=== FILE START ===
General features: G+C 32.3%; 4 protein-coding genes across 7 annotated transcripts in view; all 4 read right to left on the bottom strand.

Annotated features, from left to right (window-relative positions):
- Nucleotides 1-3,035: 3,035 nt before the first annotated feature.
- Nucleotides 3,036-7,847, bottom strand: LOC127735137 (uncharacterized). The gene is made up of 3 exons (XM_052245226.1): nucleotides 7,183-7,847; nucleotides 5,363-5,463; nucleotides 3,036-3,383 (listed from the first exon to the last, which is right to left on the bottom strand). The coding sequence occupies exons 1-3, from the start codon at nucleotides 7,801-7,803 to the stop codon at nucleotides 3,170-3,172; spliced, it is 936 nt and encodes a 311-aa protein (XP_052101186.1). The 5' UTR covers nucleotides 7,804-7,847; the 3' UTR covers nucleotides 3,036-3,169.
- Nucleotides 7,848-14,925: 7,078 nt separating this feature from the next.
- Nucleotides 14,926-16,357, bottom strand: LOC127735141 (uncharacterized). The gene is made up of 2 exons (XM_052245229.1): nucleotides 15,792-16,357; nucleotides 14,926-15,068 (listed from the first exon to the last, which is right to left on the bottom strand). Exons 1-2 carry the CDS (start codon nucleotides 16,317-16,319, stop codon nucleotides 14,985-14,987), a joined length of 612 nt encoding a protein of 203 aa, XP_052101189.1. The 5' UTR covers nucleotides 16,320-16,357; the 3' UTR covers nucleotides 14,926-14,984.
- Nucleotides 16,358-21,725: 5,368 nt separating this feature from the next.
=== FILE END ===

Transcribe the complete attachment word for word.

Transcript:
General features: G+C 32.3%; 4 protein-coding genes across 7 annotated transcripts in view; all 4 read right to left on the bottom strand.

Annotated features, from left to right (window-relative positions):
- Nucleotides 1-3,035: 3,035 nt before the first annotated feature.
- Nucleotides 3,036-7,847, bottom strand: LOC127735137 (uncharacterized). The gene is made up of 3 exons (XM_052245226.1): nucleotides 7,183-7,847; nucleotides 5,363-5,463; nucleotides 3,036-3,383 (listed from the first exon to the last, which is right to left on the bottom strand). The coding sequence occupies exons 1-3, from the start codon at nucleotides 7,801-7,803 to the stop codon at nucleotides 3,170-3,172; spliced, it is 936 nt and encodes a 311-aa protein (XP_052101186.1). The 5' UTR covers nucleotides 7,804-7,847; the 3' UTR covers nucleotides 3,036-3,169.
- Nucleotides 7,848-14,925: 7,078 nt separating this feature from the next.
- Nucleotides 14,926-16,357, bottom strand: LOC127735141 (uncharacterized). The gene is made up of 2 exons (XM_052245229.1): nucleotides 15,792-16,357; nucleotides 14,926-15,068 (listed from the first exon to the last, which is right to left on the bottom strand). Exons 1-2 carry the CDS (start codon nucleotides 16,317-16,319, stop codon nucleotides 14,985-14,987), a joined length of 612 nt encoding a protein of 203 aa, XP_052101189.1. The 5' UTR covers nucleotides 16,320-16,357; the 3' UTR covers nucleotides 14,926-14,984.
- Nucleotides 16,358-21,725: 5,368 nt separating this feature from the next.